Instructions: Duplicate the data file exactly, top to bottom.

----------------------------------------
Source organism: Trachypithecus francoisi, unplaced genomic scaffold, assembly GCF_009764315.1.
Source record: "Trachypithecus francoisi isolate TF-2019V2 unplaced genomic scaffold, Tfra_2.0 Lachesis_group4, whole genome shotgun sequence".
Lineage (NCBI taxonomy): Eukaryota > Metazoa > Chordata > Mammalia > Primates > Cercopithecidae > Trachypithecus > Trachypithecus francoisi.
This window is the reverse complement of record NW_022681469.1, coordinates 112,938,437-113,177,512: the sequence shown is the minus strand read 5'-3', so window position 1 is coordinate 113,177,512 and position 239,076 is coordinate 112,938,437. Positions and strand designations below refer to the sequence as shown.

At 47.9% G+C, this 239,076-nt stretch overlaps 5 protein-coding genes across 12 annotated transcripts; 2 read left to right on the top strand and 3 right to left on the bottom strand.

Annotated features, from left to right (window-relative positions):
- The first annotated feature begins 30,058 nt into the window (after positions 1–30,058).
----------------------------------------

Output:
Source organism: Trachypithecus francoisi, unplaced genomic scaffold, assembly GCF_009764315.1.
Source record: "Trachypithecus francoisi isolate TF-2019V2 unplaced genomic scaffold, Tfra_2.0 Lachesis_group4, whole genome shotgun sequence".
Lineage (NCBI taxonomy): Eukaryota > Metazoa > Chordata > Mammalia > Primates > Cercopithecidae > Trachypithecus > Trachypithecus francoisi.
This window is the reverse complement of record NW_022681469.1, coordinates 112,938,437-113,177,512: the sequence shown is the minus strand read 5'-3', so window position 1 is coordinate 113,177,512 and position 239,076 is coordinate 112,938,437. Positions and strand designations below refer to the sequence as shown.

At 47.9% G+C, this 239,076-nt stretch overlaps 5 protein-coding genes across 12 annotated transcripts; 2 read left to right on the top strand and 3 right to left on the bottom strand.

Annotated features, from left to right (window-relative positions):
- The first annotated feature begins 30,058 nt into the window (after positions 1–30,058).